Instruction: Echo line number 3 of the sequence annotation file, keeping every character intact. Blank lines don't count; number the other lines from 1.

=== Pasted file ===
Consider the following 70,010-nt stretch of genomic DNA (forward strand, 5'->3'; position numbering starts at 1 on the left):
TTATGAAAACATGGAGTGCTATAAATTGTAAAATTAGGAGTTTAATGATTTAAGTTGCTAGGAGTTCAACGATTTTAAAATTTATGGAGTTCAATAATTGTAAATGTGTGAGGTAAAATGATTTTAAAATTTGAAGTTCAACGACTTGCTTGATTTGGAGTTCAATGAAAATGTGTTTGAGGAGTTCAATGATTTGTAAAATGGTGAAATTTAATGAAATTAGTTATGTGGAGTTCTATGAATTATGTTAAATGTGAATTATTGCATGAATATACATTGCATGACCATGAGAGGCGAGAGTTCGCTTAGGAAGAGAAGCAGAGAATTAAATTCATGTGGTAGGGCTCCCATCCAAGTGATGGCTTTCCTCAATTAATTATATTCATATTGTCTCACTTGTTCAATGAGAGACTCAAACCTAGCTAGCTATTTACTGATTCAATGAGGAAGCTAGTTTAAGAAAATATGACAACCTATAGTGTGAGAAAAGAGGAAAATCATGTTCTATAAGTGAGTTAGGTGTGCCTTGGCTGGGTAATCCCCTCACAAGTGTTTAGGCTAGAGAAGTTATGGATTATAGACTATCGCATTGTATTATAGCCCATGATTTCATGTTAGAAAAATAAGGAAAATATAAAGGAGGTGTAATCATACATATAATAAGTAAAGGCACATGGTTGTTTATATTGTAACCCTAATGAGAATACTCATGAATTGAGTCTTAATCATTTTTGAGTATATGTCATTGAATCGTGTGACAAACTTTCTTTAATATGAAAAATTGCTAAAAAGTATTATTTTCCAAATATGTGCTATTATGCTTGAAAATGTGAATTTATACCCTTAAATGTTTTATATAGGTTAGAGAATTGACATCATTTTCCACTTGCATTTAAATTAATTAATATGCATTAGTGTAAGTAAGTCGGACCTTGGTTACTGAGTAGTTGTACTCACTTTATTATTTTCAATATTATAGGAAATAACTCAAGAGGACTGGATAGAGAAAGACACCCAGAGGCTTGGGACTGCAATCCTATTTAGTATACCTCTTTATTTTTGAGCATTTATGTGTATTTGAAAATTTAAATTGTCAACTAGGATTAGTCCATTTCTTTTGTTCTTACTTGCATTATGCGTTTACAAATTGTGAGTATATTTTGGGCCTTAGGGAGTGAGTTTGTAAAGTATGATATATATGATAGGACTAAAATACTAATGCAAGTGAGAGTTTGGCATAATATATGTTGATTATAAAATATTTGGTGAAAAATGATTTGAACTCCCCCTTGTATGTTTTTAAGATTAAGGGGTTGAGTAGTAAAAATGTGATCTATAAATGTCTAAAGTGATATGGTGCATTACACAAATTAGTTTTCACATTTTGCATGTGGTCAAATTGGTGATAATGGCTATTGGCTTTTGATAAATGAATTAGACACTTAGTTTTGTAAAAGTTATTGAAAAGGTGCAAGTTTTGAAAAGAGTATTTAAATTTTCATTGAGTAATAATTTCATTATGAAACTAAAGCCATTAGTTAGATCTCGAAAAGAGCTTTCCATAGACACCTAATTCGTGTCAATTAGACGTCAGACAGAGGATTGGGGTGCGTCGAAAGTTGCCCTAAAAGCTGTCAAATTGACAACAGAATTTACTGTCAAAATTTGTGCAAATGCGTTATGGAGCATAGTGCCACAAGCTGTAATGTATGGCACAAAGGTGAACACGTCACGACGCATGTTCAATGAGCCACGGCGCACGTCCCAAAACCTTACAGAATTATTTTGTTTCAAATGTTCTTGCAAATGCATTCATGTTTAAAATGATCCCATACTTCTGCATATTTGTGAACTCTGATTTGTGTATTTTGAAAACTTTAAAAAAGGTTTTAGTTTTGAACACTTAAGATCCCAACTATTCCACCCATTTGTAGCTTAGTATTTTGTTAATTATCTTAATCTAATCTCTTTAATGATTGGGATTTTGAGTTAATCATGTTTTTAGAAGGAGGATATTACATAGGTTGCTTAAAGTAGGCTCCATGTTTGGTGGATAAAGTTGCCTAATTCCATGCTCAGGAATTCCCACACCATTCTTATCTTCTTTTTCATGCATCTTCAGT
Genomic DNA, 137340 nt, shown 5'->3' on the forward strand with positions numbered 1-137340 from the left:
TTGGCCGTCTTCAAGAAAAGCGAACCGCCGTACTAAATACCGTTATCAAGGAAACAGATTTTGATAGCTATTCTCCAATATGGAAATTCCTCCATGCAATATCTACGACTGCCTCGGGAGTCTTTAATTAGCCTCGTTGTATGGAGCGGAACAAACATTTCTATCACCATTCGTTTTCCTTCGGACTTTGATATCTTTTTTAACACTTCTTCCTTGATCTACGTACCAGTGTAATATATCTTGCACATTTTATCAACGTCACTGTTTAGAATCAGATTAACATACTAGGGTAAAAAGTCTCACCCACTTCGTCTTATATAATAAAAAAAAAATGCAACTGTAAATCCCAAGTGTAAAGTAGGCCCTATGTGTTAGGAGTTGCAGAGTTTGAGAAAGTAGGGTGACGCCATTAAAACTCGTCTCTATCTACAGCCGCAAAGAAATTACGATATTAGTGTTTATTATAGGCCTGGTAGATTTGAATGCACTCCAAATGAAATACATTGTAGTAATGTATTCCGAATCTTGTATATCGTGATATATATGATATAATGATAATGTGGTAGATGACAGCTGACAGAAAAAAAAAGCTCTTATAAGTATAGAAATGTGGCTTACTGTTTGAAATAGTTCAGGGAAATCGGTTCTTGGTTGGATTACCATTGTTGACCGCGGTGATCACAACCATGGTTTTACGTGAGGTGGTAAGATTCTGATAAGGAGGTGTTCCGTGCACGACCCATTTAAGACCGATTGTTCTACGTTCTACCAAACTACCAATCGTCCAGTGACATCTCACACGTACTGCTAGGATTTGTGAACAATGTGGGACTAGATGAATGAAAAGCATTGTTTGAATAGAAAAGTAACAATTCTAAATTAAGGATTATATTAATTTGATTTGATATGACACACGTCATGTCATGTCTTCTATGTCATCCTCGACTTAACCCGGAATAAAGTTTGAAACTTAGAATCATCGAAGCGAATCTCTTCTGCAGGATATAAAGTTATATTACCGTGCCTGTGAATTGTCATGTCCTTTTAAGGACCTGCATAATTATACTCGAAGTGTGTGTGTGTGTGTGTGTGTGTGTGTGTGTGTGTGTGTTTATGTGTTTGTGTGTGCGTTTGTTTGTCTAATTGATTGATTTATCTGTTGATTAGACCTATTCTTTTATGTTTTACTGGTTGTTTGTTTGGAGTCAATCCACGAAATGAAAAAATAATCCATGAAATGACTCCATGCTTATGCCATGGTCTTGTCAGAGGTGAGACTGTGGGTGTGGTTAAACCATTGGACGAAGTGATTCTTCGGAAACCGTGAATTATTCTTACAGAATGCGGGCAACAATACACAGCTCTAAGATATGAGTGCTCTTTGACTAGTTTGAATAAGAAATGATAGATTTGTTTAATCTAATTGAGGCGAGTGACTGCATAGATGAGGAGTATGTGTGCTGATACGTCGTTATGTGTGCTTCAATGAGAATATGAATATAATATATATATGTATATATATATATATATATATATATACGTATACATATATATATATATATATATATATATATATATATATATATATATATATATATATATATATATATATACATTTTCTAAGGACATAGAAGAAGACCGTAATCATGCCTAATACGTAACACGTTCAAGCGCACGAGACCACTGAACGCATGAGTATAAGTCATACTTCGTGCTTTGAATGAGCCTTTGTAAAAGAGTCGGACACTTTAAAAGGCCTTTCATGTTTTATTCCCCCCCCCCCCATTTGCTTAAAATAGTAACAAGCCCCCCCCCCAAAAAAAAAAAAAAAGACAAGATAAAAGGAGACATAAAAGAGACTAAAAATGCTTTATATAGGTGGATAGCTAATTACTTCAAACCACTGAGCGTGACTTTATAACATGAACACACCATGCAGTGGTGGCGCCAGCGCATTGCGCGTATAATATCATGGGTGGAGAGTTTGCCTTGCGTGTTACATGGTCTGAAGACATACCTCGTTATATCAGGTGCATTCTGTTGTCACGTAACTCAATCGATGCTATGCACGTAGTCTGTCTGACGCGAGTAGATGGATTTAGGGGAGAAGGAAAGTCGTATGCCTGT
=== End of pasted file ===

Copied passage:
Genomic DNA, 137340 nt, shown 5'->3' on the forward strand with positions numbered 1-137340 from the left: